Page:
Surprisingly, AAI has remained comparatively unaffected since security forces started their anti-extremist operation in 2016. AAI’s spiritual leader Rahmani and some members were sentenced to imprisonment, but its military commander Major Zia, its spokesperson Abdullah Ashraf, and Muhammad Miqdadd are still unidentified. Despite the recent series of operations aimed at disrupting their networks, AAI’s continued online propaganda efforts have negative implications for peace and security in Bangladesh. They remain active online, as evident from their online statements, and publications of the group’s Bengali Journal Al Balagh.
If we ask what the next big threat in Bangladesh extremism will be, then AAI can be the possible answer. This group has not lost its ideological base, unlike IS; rather their ideological points have been reinforced due to the Rohingya crisis in Myanmar, the anti-Muslim citizenship law in India, and the fall of Neo-JMB in Bangladesh. AQIS has long been provoking the so-called Gazwatul Hind and other apocalyptic ambitions for Muslims.
Worryingly, AAI is still active online. Bangladesh has nearly 90 million internet subscribers. A 2017 survey conducted by the Bangladeshi police with 250 extremists revealed that 82 percent of them were originally inspired by social media propaganda and 80 percent of them used Thrima, WeChat, Messenger, as well as other social media apps to communicate.
Another reason for concern is that Bangladesh’s security forces have shifted their focus from jihadist militants to cracking down on drug trafficking networks, and now to countering COVID-19.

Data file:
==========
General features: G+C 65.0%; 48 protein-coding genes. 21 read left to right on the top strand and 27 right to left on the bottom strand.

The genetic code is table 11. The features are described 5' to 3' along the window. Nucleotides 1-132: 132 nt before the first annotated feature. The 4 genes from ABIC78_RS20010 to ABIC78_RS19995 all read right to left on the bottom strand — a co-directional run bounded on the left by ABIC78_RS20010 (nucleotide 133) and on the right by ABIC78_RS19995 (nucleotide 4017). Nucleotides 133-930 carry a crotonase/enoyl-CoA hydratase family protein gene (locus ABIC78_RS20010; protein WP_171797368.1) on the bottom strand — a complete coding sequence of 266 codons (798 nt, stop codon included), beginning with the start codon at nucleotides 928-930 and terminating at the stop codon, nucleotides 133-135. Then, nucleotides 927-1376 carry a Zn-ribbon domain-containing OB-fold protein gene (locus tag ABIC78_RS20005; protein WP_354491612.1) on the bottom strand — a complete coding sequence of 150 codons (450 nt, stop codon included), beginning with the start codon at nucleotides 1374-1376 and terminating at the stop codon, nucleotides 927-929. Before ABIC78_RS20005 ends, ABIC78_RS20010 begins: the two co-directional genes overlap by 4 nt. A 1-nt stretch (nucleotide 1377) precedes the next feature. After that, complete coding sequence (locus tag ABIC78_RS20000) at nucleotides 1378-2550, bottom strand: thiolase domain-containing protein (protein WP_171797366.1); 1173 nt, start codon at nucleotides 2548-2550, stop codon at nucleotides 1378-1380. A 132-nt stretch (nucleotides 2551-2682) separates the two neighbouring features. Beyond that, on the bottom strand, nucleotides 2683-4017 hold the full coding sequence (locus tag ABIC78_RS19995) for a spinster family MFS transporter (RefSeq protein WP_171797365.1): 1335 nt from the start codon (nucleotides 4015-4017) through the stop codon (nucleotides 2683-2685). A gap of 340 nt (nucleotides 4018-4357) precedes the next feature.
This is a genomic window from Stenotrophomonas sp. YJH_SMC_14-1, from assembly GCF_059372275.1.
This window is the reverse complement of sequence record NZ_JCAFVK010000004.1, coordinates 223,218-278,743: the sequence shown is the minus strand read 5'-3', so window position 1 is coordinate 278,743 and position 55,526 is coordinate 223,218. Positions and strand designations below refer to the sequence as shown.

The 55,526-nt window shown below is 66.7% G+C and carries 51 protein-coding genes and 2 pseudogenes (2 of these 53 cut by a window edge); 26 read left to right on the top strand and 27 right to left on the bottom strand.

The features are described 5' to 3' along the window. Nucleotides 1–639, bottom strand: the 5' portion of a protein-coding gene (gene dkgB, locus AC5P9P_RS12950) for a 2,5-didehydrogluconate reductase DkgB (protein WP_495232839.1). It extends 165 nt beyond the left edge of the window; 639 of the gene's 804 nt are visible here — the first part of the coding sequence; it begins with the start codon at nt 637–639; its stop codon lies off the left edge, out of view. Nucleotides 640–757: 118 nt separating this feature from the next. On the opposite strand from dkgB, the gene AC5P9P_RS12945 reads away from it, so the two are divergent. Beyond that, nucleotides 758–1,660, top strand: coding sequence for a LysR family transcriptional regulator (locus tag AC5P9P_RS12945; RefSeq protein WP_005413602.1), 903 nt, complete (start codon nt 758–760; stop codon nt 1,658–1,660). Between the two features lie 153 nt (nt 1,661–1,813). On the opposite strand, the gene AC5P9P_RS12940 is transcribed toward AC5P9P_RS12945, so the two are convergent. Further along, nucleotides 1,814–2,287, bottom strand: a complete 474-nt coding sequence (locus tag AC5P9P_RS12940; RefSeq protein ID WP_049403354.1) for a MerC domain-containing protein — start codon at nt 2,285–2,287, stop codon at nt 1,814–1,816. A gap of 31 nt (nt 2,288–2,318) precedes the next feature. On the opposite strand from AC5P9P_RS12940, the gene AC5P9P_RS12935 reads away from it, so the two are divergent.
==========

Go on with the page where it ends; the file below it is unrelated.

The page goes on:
The COVID-19 pandemic might contribute to the growth of radicalization in a number of ways in Bangladesh. First, both radicalizers and their audience now have enormous time to spend online, and have entered the cyber world with full capacity. This will definitely allow extremist groups to reach people. Second, this pandemic might cause frustration to some youths, as it is true with any crisis in life. These frustrated youths might easily fall prey to extremist narratives. Finally, this pandemic might enhance the doomsday narratives provoked by extremist groups, while some traditional scholars have already made references to this point. IS and al-Qaeda’s propaganda about COVID-19 is opportunistic and they have been changing their narratives as the pandemic evolves. They have so far termed COVID-19 as a “soldier of God.” Several news outlets have already reported that racist and extremist organizations around the world have ramped up recruitment efforts, encouraged attacks, and advanced hate-filled conspiracy theories about COVID-19.
In short, AAI, taking advantage of the leadership crisis within JMB and ideological frustration of IS, may come forward with a greater push on its agenda of Muslim India. Against this backdrop of militant challenge, Bangladesh government needs to have a clear strategy toward Islamist militancy. An ad hoc, reactive policy will not be helpful. This policy needs to address cybersecurity issues, keep continuous eyes on the cyber world, counter the extremists’ meta-narratives, create opportunities for youths, and adopt gender-specific deradicalization programs. Traditional Islamic scholars can be used to counter the extremists’ narratives.
Shafi Md Mostofa is an Assistant Professor of World Religions, Culture, and Politics (with special interests in Political Islam in Bangladesh) at Dhaka University’s Faculty of Arts. He is about to complete his Doctor of Philosophy from the Social and Philosophical Inquiry (SPI) Programme, University of New England, New South Wales, Australia.
Original Headline: What Does COVID-19 Mean for Terrorism in Bangladesh?
Source: The Diplomat